Method: Thirteen semi-structured interviews were completed and analyzed using thematic analysis. Directive content analysis linked the data to the ICF core set for autism spectrum disorders (ASD).

Results: Five interrelated themes emerged: The mentoring relationship is a facilitator, Developing skills for university, Mentoring changes lives, Mentoring is not a substitute for other supports, and University is an emotional rollercoaster. Specialist peer mentoring was linked to Activity and Participation (44%) and Environmental factors (32%) of the ICF core set for ASD.

Conclusion: These results add to the specialist peer mentoring evidence-base, and indicate perceived benefits for autistic university students and their parents. An unintended consequence was that parents broadened their participation in activities.

Place, publisher, year, edition, pages
Taylor & Francis, 2021
Keywords
Autism spectrum disorder, mentoring, parents, parent–child relationship, supports, university
National Category
Psychiatry
Identifiers
urn:nbn:se:hj:diva-55354 (URN)10.1080/17518423.2021.1886190 (DOI)000618313500001 ()33588672 (PubMedID)2-s2.0-85100940570 (Scopus ID);intsam;1620597 (Local ID);intsam;1620597 (Archive number);intsam;1620597 (OAI)
Available from: 2021-12-16 Created: 2021-12-16 Last updated: 2023-05-08Bibliographically approved
D’Arcy, E., Girdler, S., Falkmer, M., Falkmer, T., Whitehouse, A. J. .., Wray, J., . . . Evans, K. (2021). Get it right, make it easy, see it all: Viewpoints of autistic individuals and parents of autistic individuals about the autism diagnostic process in Australia. Research in Autism Spectrum Disorders, 85, Article ID 101792.
Open this publication in new window or tab >>Get it right, make it easy, see it all: Viewpoints of autistic individuals and parents of autistic individuals about the autism diagnostic process in Australia
Show others...
2021 (English)In: Research in Autism Spectrum Disorders, ISSN 1750-9467, E-ISSN 1878-0237, Vol. 85, article id 101792Article in journal (Refereed) Published
Abstract [en]

Background: The clinical process for being evaluated for an autism diagnosis is often time consuming and stressful for individuals and their caregivers. While experience of and satisfaction with the diagnostic process has been reviewed in the literature, few studies have directly investigated the viewpoints of individuals diagnosed with autism and caregivers of autistic individuals about what is important in the autism diagnostic process.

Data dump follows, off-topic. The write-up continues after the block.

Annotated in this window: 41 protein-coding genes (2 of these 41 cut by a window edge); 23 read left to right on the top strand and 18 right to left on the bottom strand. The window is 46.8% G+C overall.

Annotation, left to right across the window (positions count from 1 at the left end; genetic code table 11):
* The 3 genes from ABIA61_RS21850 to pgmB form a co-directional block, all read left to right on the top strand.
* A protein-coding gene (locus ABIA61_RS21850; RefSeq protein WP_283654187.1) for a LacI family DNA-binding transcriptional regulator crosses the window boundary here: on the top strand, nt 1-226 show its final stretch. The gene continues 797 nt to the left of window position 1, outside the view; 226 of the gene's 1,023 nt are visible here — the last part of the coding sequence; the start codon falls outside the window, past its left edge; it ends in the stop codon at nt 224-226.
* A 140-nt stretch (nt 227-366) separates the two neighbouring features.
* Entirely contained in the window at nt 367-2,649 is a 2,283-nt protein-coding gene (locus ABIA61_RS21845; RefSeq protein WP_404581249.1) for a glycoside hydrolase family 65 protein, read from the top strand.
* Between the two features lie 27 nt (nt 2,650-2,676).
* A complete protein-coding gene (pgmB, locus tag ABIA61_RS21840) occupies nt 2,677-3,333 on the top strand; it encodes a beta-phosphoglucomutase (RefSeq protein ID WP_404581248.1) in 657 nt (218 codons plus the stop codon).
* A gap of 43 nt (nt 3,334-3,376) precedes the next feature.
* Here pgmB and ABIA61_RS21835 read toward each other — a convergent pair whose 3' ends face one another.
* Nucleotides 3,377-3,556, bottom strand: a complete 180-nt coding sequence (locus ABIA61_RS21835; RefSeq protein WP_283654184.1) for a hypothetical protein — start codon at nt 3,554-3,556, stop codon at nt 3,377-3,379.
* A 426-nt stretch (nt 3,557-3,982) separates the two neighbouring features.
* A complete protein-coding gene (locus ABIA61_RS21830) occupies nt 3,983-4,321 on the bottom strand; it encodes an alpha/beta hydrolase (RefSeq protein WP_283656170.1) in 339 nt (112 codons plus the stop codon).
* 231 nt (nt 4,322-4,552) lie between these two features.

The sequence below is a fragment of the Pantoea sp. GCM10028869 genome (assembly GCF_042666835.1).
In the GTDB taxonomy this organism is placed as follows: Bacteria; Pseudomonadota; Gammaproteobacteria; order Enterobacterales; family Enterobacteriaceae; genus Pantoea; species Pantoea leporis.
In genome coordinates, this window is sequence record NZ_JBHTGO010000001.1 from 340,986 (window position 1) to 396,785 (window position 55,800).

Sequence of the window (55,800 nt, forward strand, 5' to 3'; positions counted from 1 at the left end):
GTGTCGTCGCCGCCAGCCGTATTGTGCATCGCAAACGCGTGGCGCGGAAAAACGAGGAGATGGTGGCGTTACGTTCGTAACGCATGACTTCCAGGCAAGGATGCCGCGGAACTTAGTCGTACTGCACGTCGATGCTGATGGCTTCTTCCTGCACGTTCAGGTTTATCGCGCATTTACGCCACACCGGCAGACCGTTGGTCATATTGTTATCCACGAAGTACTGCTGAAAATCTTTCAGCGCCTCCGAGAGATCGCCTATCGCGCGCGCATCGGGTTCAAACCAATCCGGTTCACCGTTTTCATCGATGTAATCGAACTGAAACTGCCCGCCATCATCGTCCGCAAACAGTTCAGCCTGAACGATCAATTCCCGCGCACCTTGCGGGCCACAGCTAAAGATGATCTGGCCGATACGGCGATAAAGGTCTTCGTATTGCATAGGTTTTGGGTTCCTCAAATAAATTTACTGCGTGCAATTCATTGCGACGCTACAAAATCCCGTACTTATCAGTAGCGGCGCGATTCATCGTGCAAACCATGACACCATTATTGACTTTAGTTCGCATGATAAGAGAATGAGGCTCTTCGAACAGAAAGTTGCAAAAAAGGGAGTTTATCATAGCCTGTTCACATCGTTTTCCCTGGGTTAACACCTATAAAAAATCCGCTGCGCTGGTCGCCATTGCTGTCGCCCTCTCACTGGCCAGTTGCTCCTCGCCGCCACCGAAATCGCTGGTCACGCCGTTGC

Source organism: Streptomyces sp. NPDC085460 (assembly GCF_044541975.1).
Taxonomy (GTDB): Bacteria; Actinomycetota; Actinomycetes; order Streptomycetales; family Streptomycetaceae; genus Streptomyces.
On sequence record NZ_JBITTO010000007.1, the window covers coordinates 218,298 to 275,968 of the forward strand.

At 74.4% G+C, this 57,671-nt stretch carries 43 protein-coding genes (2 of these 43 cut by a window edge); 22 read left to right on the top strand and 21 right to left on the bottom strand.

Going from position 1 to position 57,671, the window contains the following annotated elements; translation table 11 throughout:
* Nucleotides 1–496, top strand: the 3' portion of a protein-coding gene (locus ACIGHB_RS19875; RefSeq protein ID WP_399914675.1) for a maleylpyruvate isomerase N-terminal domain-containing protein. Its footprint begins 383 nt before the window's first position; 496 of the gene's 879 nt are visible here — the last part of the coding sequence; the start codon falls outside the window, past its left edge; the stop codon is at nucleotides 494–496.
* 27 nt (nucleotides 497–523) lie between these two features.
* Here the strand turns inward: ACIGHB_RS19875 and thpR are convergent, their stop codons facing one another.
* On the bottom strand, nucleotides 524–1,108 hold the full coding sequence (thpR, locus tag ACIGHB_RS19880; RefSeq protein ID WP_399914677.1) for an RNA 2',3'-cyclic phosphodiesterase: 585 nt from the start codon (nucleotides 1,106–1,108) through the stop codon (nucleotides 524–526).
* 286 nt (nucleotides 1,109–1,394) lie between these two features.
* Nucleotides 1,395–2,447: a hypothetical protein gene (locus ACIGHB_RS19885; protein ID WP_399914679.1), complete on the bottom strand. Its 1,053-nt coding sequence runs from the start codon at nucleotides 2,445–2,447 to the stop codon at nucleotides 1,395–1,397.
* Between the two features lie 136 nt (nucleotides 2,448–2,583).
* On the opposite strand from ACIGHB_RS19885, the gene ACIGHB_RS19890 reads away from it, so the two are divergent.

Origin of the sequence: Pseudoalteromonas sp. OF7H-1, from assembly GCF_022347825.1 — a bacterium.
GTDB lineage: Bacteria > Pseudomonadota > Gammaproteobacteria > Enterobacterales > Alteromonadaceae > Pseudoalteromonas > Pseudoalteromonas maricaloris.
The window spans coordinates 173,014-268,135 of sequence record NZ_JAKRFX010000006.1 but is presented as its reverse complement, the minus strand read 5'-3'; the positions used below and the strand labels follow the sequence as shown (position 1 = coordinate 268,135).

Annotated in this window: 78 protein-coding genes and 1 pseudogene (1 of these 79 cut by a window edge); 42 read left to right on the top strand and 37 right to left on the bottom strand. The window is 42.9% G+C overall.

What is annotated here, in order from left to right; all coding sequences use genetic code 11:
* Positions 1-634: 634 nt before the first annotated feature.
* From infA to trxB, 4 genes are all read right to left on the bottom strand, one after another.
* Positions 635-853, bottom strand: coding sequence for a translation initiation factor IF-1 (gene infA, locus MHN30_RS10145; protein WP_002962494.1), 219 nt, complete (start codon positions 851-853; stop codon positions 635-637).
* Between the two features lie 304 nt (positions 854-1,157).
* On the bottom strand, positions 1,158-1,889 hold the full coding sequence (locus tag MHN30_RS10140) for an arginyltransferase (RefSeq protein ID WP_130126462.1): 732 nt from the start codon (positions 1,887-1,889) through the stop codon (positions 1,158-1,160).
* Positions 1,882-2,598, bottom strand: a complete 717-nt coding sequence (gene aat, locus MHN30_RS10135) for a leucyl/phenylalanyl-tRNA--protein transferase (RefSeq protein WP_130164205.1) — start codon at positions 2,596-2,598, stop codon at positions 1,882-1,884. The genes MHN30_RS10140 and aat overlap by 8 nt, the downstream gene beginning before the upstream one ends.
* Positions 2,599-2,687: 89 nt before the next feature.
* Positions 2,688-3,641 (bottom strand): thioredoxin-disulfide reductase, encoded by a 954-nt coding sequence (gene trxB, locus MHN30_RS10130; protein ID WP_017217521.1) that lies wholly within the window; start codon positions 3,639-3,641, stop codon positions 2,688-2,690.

Method: A Q methodological design was employed to capture the subjective viewpoints about the diagnostic process of individuals on the autism spectrum and caregivers of autistic individuals. Thirty-eight participants responded to a set of 66 statements representing different aspects of the autism diagnostic process.

Results: The analysis identified three significant viewpoints: Get it Right, Make it Easy, and See it All. Participants reflected upon the importance of a comprehensive diagnostic assessment process, ease of diagnostic processes, and a holistic approach to autism diagnosis for autistic individuals and caregivers of autistic individuals.

Conclusions: The findings provide a consumer perspective that encourages reform of the current process for diagnosing autism in Australia, and an insight into what consumers are wanting from diagnostic services. This information is useful for policy-makers and service providers to create a more supportive and client-centred diagnostic process at all levels of service delivery.

Place, publisher, year, edition, pages
Elsevier, 2021
Keywords
ASD, Diagnosis, Consumer perspective, Assessment
National Category
Psychiatry
Identifiers
urn:nbn:se:hj:diva-55353 (URN)10.1016/j.rasd.2021.101792 (DOI)000656684800005 ();intsam;1620586 (Local ID);intsam;1620586 (Archive number);intsam;1620586 (OAI)
Available from: 2021-12-16 Created: 2021-12-16 Last updated: 2023-05-08Bibliographically approved
Zhou, H., Sun, Q. (., Blane, A., Hughes, B., Falkmer, T. & Xia, J. (. (2021). Investigating On-Road Lane Maintenance and Speed Regulation in Post-Stroke Driving: A Pilot Case-Control Study. Geriatrics, 6(1), Article ID 16.
Open this publication in new window or tab >>Investigating On-Road Lane Maintenance and Speed Regulation in Post-Stroke Driving: A Pilot Case-Control Study
Show others...
2021 (English)In: Geriatrics, ISSN 2308-3417, Vol. 6, no 1, article id 16Article in journal (Refereed) Published
Abstract [en]

Stroke can adversely affect the coordination and judgement of drivers due to executive dysfunction, which is relatively common in the post-stroke population but often undetected. Quantitatively examining vehicle control performance in post-stroke driving becomes essential to inspect whether and where post-stroke older drivers are risky. To date, it is unclear as to which indicators, such as lane keeping or speed control, can differentiate the driving performance of post-stroke older drivers from that of normal (neurotypical) older drivers. By employing a case-control design using advanced vehicle movement tracking and analysis technology, this pilot study aimed to compare the variations in driving trajectory, lane keeping and speed control between the two groups of older drivers using spatial and statistical techniques. The results showed that the mean standard deviation of lane deviation (SDLD) in post-stroke participants was higher than that of normal participants in complex driving tasks (U-turn and left turn) but almost the same in simple driving tasks (straight line sections). No statistically significant differences were found in the speed control performance. The findings indicate that, although older drivers can still drive as they need to after a stroke, the decline in cognitive abilities still imposes a higher cognitive workload and more effort for post-stroke older drivers. Future studies can investigate post-stroke adults' driving behaviour at more challenging driving scenarios or design driving intervention programs to improve their executive function in driving.

Place, publisher, year, edition, pages
MDPI, 2021
Keywords
post-stroke drivers, vehicle movement trajectory, standard deviation of lane deviation, speed control
National Category
Vehicle Engineering
Identifiers
urn:nbn:se:hj:diva-52165 (URN)10.3390/geriatrics6010016 (DOI)000633122300001 ()33572294 (PubMedID)GOA;intsam;733647 (Local ID)GOA;intsam;733647 (Archive number)GOA;intsam;733647 (OAI)
Available from: 2021-04-08 Created: 2021-04-08 Last updated: 2023-05-08Bibliographically approved